Michael Faraday and electromagnetism

Michael Faraday and electromagnetism

Michael Faraday was a prestigious British physicist and chemist who was born on September 22, 1791 and died on August 25, 1867. He dedicated his career to the study of electromagnetism and electrochemistry.

After attending different conferences on chemistry held by the famous chemist Sir Humphry Davy at the Royal Institution, Faraday requested to work as an assistant in his laboratory. Thus, when one of Davy's assistants left his post, he was offered by Michel Faraday, who became his disciple.

In a short time, Faraday began to stand out in the field of chemistry, making numerous discoveries such as benzene or the first known reactions of organic substitution, thus obtaining chlorinated compounds of carbonated chain starting from the use of ethylene.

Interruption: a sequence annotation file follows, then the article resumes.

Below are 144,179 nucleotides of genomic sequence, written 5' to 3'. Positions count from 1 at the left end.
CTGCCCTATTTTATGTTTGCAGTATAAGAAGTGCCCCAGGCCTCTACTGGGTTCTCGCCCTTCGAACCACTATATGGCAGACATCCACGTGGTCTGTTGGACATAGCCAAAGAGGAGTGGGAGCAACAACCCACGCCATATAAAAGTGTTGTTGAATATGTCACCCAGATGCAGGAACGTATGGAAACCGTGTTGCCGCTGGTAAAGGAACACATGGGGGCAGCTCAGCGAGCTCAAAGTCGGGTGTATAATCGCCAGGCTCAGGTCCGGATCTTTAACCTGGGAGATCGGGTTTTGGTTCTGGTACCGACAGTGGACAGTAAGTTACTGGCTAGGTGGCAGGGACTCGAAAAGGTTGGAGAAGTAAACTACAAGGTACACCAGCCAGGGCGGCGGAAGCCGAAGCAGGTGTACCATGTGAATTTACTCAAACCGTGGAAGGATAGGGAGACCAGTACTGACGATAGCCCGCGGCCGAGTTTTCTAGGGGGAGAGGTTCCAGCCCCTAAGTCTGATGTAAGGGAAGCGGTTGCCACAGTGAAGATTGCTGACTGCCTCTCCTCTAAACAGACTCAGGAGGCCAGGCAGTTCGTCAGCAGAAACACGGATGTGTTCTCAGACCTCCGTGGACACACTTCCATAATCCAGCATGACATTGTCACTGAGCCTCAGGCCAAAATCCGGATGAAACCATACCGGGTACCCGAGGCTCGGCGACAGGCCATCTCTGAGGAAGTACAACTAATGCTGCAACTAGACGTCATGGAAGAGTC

During that same time, magnetic fields generated by electric currents were discovered by Danish scientist Hans Christian Oersted. Thus, based on this discovery, Michel Faraday developed the world's first electric motor.

Later, in 1831 he investigated the phenomena of electromagnetic induction in collaboration with Charles Wheatstone, observing the electric current produced by a moving magnet through a coil. With this, he was able to describe mathematically what is the law that governs the production of electricity by a magnet.

Continuing with his electromagnetic studies, Faraday also discovered what is known as the "Faraday effect" in 1945, which consists in the deviation of the polarization plane produced by light, as a consequence of a magnetic field when it crossed a transparent material such as glass. This was the first known case of interaction between light and magnetism.

In this way, Michel Faraday was one of the most prominent physicists of the nineteenth century, whose work was essential for the development of later physics, as is the case of the electromagnetic field theory developed by James Clerk Maxwell.

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